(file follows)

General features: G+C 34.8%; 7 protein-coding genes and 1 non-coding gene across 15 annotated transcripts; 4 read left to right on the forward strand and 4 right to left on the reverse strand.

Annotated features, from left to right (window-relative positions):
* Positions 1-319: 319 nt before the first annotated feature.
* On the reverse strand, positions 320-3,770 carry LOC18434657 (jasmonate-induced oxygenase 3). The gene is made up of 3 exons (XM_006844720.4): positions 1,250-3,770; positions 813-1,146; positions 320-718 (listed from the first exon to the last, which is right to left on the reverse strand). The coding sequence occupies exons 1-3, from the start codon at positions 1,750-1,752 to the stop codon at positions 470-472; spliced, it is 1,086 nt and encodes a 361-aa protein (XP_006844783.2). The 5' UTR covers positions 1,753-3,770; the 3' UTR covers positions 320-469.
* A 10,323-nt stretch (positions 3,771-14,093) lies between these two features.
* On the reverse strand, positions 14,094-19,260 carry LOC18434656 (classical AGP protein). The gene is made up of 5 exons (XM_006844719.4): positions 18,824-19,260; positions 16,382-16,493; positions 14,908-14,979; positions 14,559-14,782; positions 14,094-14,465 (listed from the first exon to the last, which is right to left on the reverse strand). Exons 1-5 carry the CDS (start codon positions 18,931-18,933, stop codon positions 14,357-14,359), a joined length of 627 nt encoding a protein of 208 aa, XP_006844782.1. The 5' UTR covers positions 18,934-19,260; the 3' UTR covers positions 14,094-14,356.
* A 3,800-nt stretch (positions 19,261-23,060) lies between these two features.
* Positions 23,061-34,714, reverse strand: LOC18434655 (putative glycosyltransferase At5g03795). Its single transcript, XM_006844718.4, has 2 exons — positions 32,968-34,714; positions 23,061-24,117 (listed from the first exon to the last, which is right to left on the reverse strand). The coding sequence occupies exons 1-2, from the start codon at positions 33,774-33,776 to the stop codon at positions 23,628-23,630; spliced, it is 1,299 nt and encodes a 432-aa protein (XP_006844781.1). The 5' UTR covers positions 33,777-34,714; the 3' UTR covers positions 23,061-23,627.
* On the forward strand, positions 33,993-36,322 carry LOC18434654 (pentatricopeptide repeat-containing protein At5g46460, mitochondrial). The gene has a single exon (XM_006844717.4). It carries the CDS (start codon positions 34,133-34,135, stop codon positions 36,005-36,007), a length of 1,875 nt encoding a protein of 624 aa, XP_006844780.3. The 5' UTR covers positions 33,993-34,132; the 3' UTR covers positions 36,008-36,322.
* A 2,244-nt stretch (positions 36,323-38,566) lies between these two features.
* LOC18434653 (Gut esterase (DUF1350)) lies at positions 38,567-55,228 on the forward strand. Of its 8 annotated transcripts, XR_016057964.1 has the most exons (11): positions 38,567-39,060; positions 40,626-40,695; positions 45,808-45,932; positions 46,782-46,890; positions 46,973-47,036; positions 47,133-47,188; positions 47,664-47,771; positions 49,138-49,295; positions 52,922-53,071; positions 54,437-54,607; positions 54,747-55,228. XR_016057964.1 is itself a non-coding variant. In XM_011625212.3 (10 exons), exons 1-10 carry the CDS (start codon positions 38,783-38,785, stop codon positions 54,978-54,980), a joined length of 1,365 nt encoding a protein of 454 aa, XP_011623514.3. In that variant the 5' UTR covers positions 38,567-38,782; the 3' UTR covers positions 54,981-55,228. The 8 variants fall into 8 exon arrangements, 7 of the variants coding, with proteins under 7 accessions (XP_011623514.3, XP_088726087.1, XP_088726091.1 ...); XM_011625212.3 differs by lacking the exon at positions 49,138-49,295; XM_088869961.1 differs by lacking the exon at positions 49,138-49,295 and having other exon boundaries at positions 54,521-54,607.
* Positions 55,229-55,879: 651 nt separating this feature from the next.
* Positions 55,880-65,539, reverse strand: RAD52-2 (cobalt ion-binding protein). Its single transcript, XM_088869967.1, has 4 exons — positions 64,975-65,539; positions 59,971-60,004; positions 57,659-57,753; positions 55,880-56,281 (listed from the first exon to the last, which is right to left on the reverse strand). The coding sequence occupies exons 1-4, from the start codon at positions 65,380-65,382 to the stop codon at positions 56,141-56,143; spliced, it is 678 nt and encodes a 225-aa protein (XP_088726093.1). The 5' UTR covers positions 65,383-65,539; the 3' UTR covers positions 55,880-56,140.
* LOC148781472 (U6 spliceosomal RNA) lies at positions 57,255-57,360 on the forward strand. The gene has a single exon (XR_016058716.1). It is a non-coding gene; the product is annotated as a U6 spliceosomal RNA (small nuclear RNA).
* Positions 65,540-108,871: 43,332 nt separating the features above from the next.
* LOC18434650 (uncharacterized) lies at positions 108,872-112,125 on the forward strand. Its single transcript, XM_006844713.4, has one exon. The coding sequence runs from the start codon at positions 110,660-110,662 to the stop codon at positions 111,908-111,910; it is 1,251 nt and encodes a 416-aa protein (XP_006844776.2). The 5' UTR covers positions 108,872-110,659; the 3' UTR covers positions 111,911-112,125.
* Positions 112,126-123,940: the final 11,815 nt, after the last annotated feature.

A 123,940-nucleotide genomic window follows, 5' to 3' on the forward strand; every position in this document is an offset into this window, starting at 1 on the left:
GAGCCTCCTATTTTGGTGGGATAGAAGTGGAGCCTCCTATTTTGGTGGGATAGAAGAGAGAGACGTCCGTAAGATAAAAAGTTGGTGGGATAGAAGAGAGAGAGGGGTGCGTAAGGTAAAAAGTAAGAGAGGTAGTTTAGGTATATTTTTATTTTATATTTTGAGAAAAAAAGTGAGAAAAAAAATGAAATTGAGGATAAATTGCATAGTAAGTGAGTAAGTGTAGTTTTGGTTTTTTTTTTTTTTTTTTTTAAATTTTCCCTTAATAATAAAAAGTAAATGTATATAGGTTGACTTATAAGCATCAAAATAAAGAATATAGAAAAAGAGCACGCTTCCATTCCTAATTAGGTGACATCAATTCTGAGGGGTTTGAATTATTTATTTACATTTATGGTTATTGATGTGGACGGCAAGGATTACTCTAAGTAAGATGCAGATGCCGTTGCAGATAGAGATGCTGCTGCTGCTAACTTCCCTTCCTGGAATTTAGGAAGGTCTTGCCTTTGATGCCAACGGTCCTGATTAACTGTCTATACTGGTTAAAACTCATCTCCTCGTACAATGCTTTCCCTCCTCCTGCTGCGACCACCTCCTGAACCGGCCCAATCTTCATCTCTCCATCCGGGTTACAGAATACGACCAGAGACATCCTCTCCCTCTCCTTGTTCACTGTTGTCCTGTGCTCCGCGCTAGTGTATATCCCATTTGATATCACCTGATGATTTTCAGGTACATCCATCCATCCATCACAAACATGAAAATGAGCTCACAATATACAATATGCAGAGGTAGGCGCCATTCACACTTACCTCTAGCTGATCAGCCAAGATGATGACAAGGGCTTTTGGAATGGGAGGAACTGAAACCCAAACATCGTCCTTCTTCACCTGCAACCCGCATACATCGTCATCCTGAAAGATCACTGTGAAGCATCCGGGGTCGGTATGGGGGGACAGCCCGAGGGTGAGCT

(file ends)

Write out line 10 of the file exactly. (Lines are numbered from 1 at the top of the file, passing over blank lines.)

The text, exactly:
* A 2,244-nt stretch (positions 36,323-38,566) lies between these two features.